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Eremias papenfussi MOZAFFARI, AHMADZADEH & PARHAM, 2011

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Higher TaxaLacertidae, Eremiadinae, Sauria, Lacertoidea, Squamata (lizards)
Common NamesE: Papenfuss’s racerunner 
SynonymEremias papenfussi MOZAFFARI, AHMADZADEH & PARHAM 2011
Eremias papenfussi — MOZAFFARI et al. 2020 
DistributionIran (Tehran Province)

Type locality: Sooleghan Mountains (35° 47' 44.9" N, 51° 14' 20.2" E, elevation 1794 m, Tehran Province in the Alborz Mountain Range, Iran.  
TypesHolotype: ZFMK 91701 (♂), 59 mm snout-vent length (SVL), collected 14 April 2009; Paratypes: PHIM 
DiagnosisDiagnosis: By having movable eyelids, a lower nasal shield that rests on two supralabials, and ventral plates arranged in oblique longitudinal rows, we assign this new form to the genus Eremias. Iranian Ere- mias can be assigned to four morphologically-defined subgenera (Szczerbak 1974; Anderson 1999): Scapteria, Ommateremias, Rhabderemias, and Eremias. Whether these subgenera represent monophyletic groups or not remains to be tested with molecular phylogenetics, but as morphologically-defined taxa they are useful bins for comparing and diagnosing our new species. Eremias papenfussi can be excluded from the subgenus Scapteria by lacking the lateral fringes on the fourth toe (Fig. 2F) and by a subocular scale that is in contact with the edge of mouth (Fig. 2C). The latter character also excludes it from the subgenus Ommateremias. It can be excluded from the subgenus Rhabderemias by its large size and by having longitudinal dorsal stripes that are broken into a spotted pattern (Anderson, 1999). Within the Iranian members of the subgenus Eremias, E. papenfussi can be differentiated from Eremias strauchi Kessler, 1878 by having a smaller size (57–62 mm SVL versus 68–76), the absence of dis- tinctly keeled upper caudal scales (Fig. 2D), and color pattern (having dark and light marks on upper labials and lacking the color ocelli on flanks). It can be distinguished from Eremias suphani (Basoglu and Hellmich, 1968) by lacking the extension of gular scales to the second inframaxiallary scales (the second and third pair of submaxillary shields are in contact) (Fig. 2A). It can be distinguished from Eremias lalezharica Moravec, 1994 by having fewer gular scales (24–28 versus 33–40), fewer collar scales (10–12 versus 13–15), and more femoral pores (19–26 ver- sus 16–18). It can be distinguished from Eremias novo Rastegar-Pouyani and Rastegar-Pouyani, 2006 by having fewer mid-dorsum scales (56–63 versus 63–67), more transverse rows of ventral plates (30–33 versus 27–30), and more gular scales (24–28 versus 23–24). It can be distinguished from Eremias montanus Rastegar-Pouyani and Rastegar-Pouyani, 2001 by having fewer mid-dorsum scales (56–63 versus 63–67), more transverse rows of ventral plates (30–33 versus 27–28), and more gulars (24–28 versus 23–25). It can be distinguished from Eremias velox (Pallas, 1771) by having more mid-dorsum scales (56–63 versus 46–56) and lacking lateral dark-margined blue ocelli. It can be distinguished from Eremias persica Blanford, 1875 by having fewer gular scales (24–28 versus 28– 39) and its juvenile coloration (ventral surface of tail reddish versus bluish).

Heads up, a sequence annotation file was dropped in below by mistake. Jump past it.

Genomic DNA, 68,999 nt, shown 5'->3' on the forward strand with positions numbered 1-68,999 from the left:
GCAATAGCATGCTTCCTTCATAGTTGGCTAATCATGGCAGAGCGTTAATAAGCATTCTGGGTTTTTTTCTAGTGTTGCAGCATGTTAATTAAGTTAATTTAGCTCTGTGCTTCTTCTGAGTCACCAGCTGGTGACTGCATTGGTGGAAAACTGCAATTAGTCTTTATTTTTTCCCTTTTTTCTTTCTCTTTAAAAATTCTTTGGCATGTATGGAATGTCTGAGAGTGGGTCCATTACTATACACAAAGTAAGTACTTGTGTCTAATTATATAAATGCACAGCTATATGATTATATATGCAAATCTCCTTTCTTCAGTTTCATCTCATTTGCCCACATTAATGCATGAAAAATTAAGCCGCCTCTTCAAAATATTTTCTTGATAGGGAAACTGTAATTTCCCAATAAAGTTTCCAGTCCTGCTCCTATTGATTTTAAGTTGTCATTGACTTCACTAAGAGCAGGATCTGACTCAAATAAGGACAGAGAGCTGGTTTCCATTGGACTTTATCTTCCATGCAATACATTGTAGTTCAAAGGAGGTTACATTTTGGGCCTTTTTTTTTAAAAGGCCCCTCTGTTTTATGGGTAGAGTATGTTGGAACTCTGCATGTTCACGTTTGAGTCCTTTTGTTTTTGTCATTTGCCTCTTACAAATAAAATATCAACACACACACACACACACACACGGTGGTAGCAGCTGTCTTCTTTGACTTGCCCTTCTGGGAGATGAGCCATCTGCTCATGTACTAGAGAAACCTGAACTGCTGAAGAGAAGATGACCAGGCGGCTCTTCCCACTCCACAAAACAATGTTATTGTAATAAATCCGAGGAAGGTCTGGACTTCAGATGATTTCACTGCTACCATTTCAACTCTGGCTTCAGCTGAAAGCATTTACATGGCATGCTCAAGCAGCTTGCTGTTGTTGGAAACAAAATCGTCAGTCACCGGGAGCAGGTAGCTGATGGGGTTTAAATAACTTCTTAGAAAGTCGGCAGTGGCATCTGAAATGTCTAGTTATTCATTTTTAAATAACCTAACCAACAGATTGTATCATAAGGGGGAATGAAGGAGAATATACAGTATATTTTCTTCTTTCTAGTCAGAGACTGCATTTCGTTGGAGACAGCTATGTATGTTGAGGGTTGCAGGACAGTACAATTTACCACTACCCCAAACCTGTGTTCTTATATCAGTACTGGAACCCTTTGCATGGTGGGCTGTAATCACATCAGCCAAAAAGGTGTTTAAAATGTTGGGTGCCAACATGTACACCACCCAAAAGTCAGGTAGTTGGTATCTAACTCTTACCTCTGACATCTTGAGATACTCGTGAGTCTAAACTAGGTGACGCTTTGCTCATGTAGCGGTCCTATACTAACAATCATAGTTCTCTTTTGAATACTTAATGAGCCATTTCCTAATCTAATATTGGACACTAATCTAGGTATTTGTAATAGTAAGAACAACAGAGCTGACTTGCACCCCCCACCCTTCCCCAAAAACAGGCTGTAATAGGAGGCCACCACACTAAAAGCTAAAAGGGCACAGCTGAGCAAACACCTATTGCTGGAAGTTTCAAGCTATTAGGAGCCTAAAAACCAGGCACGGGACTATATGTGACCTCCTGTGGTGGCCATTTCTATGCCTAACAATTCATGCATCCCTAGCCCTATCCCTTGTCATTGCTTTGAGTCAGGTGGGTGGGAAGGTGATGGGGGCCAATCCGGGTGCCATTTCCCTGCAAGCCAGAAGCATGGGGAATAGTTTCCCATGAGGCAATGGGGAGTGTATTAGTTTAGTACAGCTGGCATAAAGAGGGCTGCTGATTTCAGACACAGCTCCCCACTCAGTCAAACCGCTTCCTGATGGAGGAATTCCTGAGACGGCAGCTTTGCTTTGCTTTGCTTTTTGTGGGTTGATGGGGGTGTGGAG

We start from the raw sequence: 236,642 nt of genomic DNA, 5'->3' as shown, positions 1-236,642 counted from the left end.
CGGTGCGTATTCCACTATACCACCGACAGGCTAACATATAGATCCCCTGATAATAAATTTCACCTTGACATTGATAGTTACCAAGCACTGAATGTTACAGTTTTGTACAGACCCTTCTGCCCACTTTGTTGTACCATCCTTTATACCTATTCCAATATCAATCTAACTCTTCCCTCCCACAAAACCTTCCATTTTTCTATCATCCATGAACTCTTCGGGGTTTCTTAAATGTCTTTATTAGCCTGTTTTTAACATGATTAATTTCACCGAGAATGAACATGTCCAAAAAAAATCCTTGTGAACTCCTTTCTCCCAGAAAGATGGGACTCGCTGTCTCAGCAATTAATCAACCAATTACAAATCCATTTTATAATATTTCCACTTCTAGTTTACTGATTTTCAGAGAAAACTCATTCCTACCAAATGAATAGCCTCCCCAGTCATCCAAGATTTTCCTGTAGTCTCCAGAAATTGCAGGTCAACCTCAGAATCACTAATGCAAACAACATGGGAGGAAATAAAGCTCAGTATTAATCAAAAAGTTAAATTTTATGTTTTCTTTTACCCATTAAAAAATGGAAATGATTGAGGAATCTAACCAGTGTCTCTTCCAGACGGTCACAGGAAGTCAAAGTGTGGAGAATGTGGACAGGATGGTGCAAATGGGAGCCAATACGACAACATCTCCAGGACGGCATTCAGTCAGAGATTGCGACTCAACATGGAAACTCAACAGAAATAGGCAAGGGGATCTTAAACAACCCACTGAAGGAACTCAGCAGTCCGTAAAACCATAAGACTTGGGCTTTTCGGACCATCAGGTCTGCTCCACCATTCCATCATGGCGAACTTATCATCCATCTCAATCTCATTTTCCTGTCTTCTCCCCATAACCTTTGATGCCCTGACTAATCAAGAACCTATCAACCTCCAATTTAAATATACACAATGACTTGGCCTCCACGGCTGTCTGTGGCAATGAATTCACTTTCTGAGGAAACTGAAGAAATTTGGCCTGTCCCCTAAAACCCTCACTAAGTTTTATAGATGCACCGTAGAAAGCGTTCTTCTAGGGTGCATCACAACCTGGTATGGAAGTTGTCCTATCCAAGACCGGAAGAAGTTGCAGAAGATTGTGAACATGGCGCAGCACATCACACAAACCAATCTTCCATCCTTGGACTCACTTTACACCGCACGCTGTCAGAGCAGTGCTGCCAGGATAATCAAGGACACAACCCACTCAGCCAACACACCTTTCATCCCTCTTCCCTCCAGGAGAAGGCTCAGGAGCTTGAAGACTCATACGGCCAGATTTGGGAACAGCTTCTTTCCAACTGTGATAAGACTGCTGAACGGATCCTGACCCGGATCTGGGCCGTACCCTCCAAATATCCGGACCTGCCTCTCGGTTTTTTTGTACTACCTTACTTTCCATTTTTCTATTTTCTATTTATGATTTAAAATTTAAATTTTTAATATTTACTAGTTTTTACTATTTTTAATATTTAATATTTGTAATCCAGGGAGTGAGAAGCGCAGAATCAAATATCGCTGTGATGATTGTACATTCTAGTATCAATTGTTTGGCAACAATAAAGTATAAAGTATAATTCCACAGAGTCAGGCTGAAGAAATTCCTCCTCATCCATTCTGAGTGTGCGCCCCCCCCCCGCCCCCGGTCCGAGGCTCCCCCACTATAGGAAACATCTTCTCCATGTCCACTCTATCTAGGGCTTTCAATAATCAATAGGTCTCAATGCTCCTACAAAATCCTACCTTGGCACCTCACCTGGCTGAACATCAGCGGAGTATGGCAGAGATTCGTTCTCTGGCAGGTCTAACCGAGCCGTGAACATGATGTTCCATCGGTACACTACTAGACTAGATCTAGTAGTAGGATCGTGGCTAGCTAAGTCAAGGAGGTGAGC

CommentDistribution: See map in SMID et al. 2014 for distribution in Iran. 
EtymologyThe epithet papenfussi is for Theodore Johnstone Papenfuss of the Museum of Vertebrate Zoology at the University of California, Berkeley, in honor of his extensive contributions to the field of herpetology through the collecting of new specimens and the training of herpetologists around the world. 
  • Anooshe, K., Sohrab, A., Masoud, Y., Eskandar, R. P., Mahdi, R., Faraham, A., ... & Loïc, P. 2020. Reptile species richness associated to ecological and historical variables in Iran. Scientific Reports (Nature Publisher Group), 10(1) - get paper here
  • Beolens, Bo; Michael Watkins, and Michael Grayson 2011. The Eponym Dictionary of Reptiles. Johns Hopkins University Press, Baltimore, USA - get paper here
  • Böhme, Wolfgang 2014. Herpetology in Bonn. Mertensiella 21. vi + 256 pp. - get paper here
  • Gholamifard, A 2011. Endemism in the reptile fauna of Iran. Iranian Journal of Animal Biosystematics 7 (1) - get paper here
  • Kamali, Kamran 2020. A Field Guide to the Reptiles and Amphibians of Iran. Edition Chimaira, Frankfurt am Main, Germany ( 574 pp.
  • Mozaffari, O. & Ahmadzadeh, F. & Parham, J. F. 2011. Eremias papenfussi sp. nov., a new lacertid lizard (Sauria: Lacertidae) from Tehran Province, Iran. Zootaxa 3114: 57-62 - get paper here
  • Mozaffari, Omid; FARAHAM AHMADZADEH, REIHANEH SABERI-PIROOZ 2020. Fahimi’s racerunner, a new species of the genus Eremias Fitzinger, 1834 (Sauria: Lacertidae) from Iran. Zootaxa 4768 (4): 565–578 - get paper here
  • RASTEGAR-POUYANI, ESKANDAR; SAEED HOSSEINIAN, SOOLMAZ RAFIEE, HAJI GHOLI KAMI, MEHDI RAJABIZADEH, MICHAEL WINK 2016. A new species of the genus Eremias Fitzinger, 1834 (Squamata: Lacertidae) from Central Iran, supported by mtDNA sequences and morphology. Zootaxa 4132 (2): 207–220 - get paper here
  • ŠMÍD, JIŘÍ; JIŘÍ MORAVEC, PETR KODYM, LUKÁŠ KRATOCHVÍL, SEYYED SAEED HOSSEINIAN YOUSEFKHANI, ESKANDAR RASTEGAR-POUYANI & DANIEL FRYNTA 2014. Annotated checklist and distribution of the lizards of Iran. Zootaxa 3855 (1): 001–097 - get paper here
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